STAFF at pharmacies across Belfast have taken part in a day of action to save the essential services that they provide to local communities.

Pharmacists protested at poor funding for their service by turning their lights off, while staff wore black and windows were blacked out to symbolise how their premises would look if the pharmacy was forced to close.

Pharmacist Peter Rice from McKenzies Pharmacy on the Falls Road – who is also the chair of Community Pharmacy Northern Ireland – said the day of action is to draw attention to underfunding and cuts to pharmacy services.

“In Northern Ireland we have met with the Health Committee a number of times and the previous Minister Swann to highlight the severe difficulties that are affecting the sector and the concern we have about closures,” he said.

“There have been over ten closures in the last 18 months in Northern Ireland of different pharmacies and if the funding keeps going the way it is, we are concerned that that will accelerate.

“Our funding has been pretty static with obviously the rise in inflation and the rise in costs. We are actually finding ourselves in the situation where some drugs are being dispensed at a loss which is costing us money and obviously that is not sustainable. 

“We want the NHS and the Department of Health to fund the drugs appropriately to make sure that we are getting fairly paid for the medication and also appropriately paid for the clinical services that we provide.”

Peter Rice from McKenzies Pharmacy is also chair of Community Pharmacy Northern Ireland

Peter Rice from McKenzies Pharmacy is also chair of Community Pharmacy Northern Ireland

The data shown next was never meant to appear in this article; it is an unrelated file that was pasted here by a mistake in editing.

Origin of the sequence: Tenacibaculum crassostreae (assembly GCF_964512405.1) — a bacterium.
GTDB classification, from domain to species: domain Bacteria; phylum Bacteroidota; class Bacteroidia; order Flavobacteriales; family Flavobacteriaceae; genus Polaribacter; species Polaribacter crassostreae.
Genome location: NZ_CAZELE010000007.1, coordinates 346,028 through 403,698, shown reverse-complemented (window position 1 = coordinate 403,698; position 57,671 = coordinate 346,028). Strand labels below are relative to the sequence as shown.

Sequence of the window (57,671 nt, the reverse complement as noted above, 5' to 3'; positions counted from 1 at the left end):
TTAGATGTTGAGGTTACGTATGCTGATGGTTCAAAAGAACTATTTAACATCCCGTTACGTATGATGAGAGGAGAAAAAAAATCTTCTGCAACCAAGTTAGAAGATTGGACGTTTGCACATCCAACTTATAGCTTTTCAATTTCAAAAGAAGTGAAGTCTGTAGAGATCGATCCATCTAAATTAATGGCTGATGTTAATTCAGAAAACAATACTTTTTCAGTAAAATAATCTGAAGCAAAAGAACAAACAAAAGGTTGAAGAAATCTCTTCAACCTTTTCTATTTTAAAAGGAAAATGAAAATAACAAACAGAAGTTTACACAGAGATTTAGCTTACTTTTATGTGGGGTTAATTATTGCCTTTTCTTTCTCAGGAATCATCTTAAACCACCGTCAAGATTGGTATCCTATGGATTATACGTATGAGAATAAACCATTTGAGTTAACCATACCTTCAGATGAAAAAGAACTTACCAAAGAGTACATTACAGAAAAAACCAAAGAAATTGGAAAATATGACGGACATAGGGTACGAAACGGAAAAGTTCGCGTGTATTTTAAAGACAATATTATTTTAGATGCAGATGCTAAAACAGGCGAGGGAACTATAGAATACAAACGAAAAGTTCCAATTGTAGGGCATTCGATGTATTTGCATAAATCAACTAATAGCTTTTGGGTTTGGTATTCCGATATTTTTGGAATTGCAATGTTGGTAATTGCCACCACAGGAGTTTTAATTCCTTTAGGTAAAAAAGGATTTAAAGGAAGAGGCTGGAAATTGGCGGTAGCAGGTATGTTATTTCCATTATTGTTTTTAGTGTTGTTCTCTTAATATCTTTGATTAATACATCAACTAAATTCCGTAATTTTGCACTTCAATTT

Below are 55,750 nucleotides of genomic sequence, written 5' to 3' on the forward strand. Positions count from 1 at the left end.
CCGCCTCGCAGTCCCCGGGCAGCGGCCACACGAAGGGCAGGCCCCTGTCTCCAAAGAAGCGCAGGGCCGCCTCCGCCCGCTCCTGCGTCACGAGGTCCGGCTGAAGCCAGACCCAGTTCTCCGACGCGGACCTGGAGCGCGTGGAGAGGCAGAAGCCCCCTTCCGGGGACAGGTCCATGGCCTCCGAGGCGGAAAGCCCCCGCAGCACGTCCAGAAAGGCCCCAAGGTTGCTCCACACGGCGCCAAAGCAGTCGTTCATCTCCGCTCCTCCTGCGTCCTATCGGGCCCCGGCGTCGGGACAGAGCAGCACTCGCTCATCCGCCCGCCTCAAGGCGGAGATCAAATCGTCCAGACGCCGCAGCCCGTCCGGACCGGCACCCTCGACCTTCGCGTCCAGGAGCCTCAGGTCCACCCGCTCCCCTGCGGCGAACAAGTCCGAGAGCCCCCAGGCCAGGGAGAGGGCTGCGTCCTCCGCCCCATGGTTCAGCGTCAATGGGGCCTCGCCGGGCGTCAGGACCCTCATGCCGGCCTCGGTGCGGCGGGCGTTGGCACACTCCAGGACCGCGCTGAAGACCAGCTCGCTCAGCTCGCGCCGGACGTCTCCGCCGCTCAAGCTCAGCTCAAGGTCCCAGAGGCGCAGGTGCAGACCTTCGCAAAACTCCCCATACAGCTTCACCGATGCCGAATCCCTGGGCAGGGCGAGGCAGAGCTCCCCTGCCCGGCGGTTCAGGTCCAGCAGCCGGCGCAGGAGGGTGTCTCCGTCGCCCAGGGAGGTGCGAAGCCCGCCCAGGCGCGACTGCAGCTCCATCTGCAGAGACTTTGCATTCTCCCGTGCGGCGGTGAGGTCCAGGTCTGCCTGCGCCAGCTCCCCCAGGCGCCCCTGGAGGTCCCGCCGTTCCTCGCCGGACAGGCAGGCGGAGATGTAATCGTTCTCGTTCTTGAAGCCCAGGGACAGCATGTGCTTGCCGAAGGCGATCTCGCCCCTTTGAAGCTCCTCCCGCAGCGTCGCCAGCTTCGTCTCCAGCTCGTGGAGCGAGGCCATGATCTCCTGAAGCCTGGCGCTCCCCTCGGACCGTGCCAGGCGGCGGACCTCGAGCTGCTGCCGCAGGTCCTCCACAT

Peter said that if pharmacies continue to close that it will put extra pressure on remaining pharmacies and the health service as a whole. 

Pharmacist Orfhlaith McAreavey from the nearby McAreavey Pharmacy agreed.

“Community pharmacy is always there for you but as a whole we are struggling with funding pressures and we are calling on our government to make funding for community pharmacy a priority,” she said. “Let’s protect our community pharmacies.”

Joining the protest was West Belfast MLA Órlaithí Flynn who said community pharmacies have been coming under extreme pressure over the last number of years.

“As it stands funding for community pharmacy is 15-20 per cent below the level required to provide a sustainable service,” she said. “Pharmacies were quick to step up and provide crucial patient care during Covid and were exceptional in their ability to assist with the roll-out of vaccinations. 

“Community pharmacies are an integral part of our health and social care system and can help to provide community-based care which helps to direct patients away from overcrowded A&E departments. Sinn Féin will continue to make the case for community pharmacy to be properly funded and for a tailored drug tariff for the north."